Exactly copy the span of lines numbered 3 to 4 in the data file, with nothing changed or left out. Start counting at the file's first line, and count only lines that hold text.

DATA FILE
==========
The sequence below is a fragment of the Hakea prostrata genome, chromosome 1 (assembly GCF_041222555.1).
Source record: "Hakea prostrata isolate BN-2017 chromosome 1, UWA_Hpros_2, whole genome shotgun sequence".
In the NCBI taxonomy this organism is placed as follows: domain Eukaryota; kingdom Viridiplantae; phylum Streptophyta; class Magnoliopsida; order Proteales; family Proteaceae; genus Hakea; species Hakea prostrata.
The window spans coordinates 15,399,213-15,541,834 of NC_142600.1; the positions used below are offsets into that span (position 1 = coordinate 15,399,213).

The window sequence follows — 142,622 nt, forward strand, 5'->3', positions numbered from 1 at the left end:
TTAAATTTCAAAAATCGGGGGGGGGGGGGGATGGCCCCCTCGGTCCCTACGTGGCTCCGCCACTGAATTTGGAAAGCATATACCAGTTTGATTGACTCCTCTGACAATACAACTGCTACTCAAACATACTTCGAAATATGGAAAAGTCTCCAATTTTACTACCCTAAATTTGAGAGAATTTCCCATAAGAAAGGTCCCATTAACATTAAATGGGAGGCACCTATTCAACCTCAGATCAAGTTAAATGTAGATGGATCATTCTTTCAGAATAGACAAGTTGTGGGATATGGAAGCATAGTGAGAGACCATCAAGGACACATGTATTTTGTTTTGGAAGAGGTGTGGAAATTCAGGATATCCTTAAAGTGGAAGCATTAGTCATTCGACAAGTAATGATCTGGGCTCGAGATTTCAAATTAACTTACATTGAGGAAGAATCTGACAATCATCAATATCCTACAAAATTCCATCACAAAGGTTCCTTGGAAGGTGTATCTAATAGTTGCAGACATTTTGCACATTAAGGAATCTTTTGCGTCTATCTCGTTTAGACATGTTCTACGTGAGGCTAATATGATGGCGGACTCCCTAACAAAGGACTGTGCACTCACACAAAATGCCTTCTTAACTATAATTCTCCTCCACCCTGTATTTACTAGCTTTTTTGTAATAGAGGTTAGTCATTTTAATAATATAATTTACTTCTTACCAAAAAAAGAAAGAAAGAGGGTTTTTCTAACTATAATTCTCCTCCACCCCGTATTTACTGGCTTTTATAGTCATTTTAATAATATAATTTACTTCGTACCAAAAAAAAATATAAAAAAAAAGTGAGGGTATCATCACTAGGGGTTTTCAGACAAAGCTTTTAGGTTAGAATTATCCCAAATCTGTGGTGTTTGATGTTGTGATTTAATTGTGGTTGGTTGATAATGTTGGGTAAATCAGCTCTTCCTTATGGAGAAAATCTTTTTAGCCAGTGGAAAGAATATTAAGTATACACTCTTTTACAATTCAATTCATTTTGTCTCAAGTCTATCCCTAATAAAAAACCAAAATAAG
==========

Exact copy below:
In the NCBI taxonomy this organism is placed as follows: domain Eukaryota; kingdom Viridiplantae; phylum Streptophyta; class Magnoliopsida; order Proteales; family Proteaceae; genus Hakea; species Hakea prostrata.
The window spans coordinates 15,399,213-15,541,834 of NC_142600.1; the positions used below are offsets into that span (position 1 = coordinate 15,399,213).